Property and casualty insurers suffered a staggering $6.6 billion decline in investment gains during the first six months of 2002, to $18.1 billion from $24.7 billion during the same period in 2001, according to Weiss Ratings, Inc.
Driving the decline was a $5.8 billion reduction in capital gains, from a $5.4 billion gain in the first half of 2001 to a $475 million capital loss during the same period in 2002.
“The faltering economy and a rash of corporate bond defaults have pounded the industry’s investment portfolio, severely reducing a primary source of income,” Melissa Gannon, vice president of Weiss Ratings, Inc., said. “If investment losses continue at or near this pace, there will likely be no imminent rate relief for consumers as companies are forced to seek profits from their underwriting business.”
Unlike life and health insurers, property and casualty insurers typically do not profit from their core underwriting business but rather rely on investment income and capital gains to cover those losses and then some. The decline in capital gains from June 30, 2001 to June 30, 2002 represents a severe reduction in a primary source of income for the industry.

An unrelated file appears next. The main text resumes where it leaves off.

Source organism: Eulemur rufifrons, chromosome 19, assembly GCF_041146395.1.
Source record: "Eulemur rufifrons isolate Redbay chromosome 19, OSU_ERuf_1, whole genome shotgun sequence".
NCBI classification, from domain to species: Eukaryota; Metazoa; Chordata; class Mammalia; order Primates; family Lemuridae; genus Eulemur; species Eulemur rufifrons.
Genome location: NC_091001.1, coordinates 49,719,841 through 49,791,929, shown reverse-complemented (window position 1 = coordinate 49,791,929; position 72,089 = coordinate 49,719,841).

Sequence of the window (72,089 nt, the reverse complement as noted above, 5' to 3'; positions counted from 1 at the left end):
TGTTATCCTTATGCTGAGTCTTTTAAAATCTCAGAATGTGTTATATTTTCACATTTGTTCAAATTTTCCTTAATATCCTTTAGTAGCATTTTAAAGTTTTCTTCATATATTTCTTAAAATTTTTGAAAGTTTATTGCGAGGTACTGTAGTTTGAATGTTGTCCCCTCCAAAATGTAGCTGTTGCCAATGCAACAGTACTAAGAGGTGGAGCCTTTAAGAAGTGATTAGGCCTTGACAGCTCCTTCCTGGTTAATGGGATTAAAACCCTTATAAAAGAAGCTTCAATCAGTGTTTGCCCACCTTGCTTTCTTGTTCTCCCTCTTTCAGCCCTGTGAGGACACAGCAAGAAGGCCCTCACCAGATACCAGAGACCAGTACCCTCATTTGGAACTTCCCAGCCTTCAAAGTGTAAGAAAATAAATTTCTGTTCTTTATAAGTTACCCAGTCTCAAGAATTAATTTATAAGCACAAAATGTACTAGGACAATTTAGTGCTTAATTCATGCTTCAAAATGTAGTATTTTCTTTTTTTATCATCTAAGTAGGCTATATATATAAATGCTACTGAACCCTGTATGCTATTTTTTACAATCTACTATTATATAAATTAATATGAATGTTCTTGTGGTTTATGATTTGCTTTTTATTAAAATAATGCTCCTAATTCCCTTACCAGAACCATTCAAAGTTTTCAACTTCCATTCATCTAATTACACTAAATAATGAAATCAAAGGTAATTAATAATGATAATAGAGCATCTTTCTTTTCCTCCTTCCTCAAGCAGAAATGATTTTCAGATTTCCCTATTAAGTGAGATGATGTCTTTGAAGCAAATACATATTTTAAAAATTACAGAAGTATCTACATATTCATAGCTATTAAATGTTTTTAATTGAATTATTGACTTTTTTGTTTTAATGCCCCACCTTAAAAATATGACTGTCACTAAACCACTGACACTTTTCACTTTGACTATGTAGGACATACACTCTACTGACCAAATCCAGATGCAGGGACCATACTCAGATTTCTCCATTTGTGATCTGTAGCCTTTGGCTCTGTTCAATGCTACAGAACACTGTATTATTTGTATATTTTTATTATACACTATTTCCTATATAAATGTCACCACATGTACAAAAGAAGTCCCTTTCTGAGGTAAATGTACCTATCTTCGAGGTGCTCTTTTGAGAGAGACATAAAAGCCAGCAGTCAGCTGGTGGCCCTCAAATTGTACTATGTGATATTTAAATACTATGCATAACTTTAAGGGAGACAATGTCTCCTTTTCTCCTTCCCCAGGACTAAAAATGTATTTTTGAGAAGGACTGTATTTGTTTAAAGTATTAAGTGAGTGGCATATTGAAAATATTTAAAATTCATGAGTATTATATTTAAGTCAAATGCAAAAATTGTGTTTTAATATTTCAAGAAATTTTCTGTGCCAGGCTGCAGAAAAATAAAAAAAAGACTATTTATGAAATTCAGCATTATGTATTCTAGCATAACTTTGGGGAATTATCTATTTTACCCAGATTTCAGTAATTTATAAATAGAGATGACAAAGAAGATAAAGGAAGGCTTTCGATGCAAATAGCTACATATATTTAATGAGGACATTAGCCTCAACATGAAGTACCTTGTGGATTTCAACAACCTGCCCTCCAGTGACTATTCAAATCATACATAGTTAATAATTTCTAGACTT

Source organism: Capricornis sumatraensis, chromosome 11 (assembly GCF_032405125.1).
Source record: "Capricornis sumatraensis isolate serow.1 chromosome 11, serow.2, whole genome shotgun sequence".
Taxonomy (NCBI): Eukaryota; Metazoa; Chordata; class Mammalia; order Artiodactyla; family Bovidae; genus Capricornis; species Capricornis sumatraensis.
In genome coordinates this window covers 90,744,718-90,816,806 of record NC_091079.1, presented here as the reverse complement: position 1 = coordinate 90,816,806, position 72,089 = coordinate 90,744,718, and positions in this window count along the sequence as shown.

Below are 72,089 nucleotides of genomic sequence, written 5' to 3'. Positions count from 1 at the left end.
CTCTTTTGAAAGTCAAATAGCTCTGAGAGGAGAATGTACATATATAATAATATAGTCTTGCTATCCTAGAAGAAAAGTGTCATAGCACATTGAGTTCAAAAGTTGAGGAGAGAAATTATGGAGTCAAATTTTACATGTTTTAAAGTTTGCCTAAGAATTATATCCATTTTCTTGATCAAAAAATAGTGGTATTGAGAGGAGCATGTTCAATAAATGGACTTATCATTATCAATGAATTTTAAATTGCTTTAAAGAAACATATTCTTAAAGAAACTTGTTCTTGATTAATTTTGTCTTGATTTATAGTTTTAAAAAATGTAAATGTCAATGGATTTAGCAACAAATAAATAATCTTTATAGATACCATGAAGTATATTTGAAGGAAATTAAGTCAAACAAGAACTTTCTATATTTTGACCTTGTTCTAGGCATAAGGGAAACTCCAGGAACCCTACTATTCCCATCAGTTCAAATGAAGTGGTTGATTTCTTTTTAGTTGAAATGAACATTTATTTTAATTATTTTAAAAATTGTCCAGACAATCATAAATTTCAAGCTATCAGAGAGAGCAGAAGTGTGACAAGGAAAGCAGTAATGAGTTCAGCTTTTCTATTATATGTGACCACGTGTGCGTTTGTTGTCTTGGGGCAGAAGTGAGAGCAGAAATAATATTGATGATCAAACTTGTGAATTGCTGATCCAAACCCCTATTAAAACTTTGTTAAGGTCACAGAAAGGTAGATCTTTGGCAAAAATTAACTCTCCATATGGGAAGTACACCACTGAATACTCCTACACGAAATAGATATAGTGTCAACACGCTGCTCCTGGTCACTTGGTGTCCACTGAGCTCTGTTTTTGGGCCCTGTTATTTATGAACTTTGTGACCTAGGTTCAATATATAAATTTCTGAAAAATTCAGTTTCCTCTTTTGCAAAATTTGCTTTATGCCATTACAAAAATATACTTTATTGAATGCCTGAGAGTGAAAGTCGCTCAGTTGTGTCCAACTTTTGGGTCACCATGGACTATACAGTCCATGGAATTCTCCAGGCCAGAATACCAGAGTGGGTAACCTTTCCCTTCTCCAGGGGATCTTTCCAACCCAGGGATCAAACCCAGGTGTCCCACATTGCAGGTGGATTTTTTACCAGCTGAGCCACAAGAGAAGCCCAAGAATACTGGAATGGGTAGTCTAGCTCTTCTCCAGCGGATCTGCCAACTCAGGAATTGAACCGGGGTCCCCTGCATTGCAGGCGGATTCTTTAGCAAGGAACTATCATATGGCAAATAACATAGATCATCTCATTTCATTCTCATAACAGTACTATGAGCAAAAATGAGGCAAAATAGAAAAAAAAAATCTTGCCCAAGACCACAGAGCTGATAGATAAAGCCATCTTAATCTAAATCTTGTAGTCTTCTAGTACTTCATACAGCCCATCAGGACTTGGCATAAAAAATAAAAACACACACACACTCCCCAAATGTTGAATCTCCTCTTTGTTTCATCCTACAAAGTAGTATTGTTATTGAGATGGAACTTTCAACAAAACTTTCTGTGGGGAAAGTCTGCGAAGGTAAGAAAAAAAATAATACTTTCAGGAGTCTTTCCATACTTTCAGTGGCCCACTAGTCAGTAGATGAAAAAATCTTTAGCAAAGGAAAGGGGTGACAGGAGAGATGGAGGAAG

For the first six months of 2001, capital gains represented 142 percent of the industry’s overall profits. However, for the same period in 2002, there were no capital gains to contribute to profits.
Buoyed by rising premiums, underwriting losses improved by $6.9 billion to help offset the decline in investment income. Consequently, insurers enjoyed a 42.1 percent increase in earnings, from $3.8 billion in the first six months of 2001 to $5.4 billion for the same period in 2002.
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